Apart from his architectural, sculptural and artistic wonders, da Vinci was also known for his knowledge in medicine, especially regarding human anatomy. His theory suggested the human heart four chambers, which still stands medically true today. Now, scientists have contributed da Vinci’s details in his 500-year-old anatomical heart sketch to be the basis of their study.

Da Vinci was the first to illustrate trabeculae— the geometric network of muscle fibers that develop on the heart’s inner surface. A new study by the Imperial College London has suggested that da Vinci’s sketches of the trabeculae are crucial in understanding how the heart works.

Dr. Declan O’Regan from the MRC London Institute of Medical Sciences, Director for Imaging Research at Imperial College Healthcare NHS Trust and lead author of the study, said: “Leonardo da Vinci sketched these intricate muscles inside the heart half a millennium ago, and it is only now that we are beginning to understand how important they are to human health.”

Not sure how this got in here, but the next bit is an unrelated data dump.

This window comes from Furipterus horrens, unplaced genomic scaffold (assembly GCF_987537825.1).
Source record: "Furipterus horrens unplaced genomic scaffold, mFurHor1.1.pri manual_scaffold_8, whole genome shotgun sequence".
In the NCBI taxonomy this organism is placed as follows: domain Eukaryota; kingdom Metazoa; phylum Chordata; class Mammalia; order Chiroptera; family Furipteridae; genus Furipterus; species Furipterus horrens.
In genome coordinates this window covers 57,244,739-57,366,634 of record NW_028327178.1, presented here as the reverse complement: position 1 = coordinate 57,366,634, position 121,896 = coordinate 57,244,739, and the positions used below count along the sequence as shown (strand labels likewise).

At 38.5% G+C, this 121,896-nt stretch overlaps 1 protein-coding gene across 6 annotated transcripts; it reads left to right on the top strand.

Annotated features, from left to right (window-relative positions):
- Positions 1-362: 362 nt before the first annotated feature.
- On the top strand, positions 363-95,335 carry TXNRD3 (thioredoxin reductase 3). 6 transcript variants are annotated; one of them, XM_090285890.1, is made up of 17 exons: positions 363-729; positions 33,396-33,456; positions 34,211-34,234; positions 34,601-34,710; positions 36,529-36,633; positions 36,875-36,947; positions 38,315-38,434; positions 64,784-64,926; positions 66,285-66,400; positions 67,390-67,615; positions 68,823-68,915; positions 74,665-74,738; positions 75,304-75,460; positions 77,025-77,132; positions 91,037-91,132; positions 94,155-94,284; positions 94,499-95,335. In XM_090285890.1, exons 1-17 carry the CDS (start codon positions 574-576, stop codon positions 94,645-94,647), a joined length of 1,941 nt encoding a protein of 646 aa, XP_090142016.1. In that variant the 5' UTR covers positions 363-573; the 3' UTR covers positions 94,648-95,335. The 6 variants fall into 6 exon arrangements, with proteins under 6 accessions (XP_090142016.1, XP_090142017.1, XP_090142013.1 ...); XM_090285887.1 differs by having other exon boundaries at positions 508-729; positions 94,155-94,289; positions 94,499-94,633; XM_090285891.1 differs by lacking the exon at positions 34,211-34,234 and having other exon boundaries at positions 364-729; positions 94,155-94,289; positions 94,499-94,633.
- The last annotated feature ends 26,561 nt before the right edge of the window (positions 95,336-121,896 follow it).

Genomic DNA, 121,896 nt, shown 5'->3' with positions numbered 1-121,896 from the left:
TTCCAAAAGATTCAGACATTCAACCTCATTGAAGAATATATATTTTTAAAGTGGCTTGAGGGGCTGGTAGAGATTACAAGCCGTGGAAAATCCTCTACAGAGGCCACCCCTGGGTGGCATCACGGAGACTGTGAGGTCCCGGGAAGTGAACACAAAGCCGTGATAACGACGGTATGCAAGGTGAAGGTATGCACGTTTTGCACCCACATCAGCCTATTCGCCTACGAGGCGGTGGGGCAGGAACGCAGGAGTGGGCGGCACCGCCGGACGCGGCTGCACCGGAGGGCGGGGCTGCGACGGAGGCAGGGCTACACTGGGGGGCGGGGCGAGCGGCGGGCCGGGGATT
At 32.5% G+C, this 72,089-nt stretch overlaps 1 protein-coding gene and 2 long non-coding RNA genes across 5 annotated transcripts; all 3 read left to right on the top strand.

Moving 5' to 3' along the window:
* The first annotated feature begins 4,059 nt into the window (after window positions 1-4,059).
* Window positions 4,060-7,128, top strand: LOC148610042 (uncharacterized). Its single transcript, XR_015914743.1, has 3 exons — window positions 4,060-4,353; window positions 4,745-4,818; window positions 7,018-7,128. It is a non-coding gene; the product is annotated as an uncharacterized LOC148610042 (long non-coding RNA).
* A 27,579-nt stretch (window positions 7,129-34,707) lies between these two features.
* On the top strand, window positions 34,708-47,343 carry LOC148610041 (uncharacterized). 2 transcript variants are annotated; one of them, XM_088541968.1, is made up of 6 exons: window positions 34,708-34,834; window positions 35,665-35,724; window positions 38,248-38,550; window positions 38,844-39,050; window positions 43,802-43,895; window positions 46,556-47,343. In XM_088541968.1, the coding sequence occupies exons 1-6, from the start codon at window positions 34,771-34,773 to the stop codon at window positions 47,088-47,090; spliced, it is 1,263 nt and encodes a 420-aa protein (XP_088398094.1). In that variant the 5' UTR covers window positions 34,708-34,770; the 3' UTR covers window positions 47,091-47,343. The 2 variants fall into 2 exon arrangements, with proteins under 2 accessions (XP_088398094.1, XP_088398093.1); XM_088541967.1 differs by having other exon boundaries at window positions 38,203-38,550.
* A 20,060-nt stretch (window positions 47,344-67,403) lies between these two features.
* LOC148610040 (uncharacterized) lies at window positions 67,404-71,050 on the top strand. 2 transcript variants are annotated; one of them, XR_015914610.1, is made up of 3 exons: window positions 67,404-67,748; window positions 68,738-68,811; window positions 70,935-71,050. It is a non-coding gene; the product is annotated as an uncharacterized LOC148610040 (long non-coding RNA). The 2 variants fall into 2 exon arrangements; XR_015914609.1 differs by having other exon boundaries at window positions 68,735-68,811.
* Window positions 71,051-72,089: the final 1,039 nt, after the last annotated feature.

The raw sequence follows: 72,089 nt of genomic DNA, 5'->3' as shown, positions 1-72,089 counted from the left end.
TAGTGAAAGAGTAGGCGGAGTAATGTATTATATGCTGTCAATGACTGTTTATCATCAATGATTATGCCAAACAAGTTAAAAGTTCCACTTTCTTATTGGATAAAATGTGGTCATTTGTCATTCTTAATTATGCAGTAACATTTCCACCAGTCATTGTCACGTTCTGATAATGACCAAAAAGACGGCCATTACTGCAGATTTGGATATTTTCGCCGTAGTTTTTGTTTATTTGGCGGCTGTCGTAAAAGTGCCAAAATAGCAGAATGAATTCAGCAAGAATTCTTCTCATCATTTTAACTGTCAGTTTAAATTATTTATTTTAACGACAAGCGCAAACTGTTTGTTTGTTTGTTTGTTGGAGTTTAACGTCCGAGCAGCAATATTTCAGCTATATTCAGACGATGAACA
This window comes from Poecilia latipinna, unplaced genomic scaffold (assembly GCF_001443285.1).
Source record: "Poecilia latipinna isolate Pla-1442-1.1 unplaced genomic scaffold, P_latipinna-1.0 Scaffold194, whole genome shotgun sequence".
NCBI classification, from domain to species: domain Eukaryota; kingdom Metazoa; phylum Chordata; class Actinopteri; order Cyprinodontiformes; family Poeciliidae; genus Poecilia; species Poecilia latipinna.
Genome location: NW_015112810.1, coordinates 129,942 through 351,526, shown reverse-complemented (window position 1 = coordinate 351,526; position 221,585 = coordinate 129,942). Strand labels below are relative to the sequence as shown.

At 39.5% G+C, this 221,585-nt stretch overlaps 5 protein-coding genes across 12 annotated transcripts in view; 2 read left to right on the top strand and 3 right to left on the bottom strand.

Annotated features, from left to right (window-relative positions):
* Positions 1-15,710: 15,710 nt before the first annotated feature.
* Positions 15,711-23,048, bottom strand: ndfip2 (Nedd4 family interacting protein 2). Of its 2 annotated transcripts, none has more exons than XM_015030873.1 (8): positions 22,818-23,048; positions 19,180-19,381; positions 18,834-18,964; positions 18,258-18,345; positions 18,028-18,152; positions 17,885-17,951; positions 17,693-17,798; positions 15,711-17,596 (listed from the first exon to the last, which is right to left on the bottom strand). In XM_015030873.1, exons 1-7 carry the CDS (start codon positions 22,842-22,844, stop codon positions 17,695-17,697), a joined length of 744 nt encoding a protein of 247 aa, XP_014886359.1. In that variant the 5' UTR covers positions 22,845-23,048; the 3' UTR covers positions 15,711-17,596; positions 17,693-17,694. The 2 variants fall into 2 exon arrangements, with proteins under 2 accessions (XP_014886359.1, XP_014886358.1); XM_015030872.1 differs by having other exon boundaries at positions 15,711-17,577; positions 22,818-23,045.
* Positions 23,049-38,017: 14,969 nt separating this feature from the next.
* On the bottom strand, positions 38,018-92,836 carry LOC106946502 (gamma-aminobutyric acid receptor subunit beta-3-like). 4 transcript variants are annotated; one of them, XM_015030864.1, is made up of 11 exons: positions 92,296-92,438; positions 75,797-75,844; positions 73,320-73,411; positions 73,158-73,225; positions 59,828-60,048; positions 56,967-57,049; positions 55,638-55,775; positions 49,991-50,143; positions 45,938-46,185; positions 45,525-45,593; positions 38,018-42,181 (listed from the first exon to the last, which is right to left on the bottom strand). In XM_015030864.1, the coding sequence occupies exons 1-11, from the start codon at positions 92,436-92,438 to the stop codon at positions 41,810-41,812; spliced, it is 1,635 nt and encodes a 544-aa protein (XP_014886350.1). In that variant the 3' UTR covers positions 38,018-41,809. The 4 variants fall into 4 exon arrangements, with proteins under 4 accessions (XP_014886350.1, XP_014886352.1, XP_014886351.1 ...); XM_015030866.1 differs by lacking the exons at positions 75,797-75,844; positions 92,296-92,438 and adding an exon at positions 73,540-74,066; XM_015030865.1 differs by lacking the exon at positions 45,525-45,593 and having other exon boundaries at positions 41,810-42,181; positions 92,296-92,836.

“Da Vinci was also intrigued by the link between maths and nature, so it’s fitting that we found that fractal patterns in the heart are so important for its function. This work offers an exciting new direction for understanding the heart and shows the potential for bringing together ideas in maths and biology to medical research.”

Scientists used AI and studied over 25,000 MRI scans of the human heart to further understand the role of trabeculae. The results were phenomenal. They discovered six regions in our DNA that influences the development of trabeculae, found out that the strands maintained the blood flow and most importantly, understood how it could cause heart diseases.